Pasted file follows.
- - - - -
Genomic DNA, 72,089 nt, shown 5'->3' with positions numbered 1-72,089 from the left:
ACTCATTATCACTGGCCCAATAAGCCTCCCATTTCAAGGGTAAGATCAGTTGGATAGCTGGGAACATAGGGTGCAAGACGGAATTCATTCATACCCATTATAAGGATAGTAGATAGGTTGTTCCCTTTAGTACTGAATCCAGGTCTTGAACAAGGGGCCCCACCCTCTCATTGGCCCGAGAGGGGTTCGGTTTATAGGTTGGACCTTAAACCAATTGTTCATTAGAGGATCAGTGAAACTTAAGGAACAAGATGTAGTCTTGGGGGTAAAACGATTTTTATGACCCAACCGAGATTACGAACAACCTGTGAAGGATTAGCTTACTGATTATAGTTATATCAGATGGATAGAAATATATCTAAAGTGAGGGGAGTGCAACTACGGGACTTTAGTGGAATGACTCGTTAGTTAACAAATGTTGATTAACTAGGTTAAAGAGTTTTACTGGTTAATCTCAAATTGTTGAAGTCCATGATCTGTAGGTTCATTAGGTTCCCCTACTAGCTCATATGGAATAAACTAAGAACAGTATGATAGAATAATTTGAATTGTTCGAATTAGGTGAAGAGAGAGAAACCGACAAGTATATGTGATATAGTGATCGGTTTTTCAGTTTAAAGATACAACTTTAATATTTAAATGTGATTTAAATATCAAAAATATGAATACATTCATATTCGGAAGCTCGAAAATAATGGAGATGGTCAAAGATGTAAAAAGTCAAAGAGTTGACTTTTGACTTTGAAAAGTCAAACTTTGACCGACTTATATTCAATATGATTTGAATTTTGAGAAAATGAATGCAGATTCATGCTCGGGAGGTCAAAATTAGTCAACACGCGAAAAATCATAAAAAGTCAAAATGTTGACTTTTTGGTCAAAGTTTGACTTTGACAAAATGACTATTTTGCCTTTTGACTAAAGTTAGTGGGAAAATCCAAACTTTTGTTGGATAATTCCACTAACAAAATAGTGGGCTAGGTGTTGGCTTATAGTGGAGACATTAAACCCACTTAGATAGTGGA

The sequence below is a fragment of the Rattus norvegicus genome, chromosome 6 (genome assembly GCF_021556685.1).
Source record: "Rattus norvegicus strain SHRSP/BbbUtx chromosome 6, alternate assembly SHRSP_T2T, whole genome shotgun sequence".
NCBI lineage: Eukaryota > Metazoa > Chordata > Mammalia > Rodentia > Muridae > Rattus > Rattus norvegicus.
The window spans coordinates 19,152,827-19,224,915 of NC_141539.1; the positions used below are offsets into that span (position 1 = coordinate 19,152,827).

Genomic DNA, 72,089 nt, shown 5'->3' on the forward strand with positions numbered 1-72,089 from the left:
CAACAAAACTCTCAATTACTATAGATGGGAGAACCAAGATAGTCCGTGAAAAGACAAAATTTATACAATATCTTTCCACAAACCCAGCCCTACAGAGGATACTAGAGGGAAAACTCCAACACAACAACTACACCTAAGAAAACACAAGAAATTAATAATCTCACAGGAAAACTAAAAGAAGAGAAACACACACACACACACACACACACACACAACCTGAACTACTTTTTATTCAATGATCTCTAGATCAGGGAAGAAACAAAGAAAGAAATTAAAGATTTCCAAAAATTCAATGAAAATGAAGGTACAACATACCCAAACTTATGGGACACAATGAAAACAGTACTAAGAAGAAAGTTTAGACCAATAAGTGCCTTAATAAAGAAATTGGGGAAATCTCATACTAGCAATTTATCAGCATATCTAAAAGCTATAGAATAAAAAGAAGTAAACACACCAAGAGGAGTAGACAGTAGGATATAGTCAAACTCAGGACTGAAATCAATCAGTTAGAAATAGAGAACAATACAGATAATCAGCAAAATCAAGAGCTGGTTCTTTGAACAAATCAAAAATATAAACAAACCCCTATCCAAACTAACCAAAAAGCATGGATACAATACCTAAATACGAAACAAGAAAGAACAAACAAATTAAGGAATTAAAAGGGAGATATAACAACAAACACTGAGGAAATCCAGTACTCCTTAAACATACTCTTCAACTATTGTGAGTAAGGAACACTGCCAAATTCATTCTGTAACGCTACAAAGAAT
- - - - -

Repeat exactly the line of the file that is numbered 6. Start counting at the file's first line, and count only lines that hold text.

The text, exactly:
The window spans coordinates 19,152,827-19,224,915 of NC_141539.1; the positions used below are offsets into that span (position 1 = coordinate 19,152,827).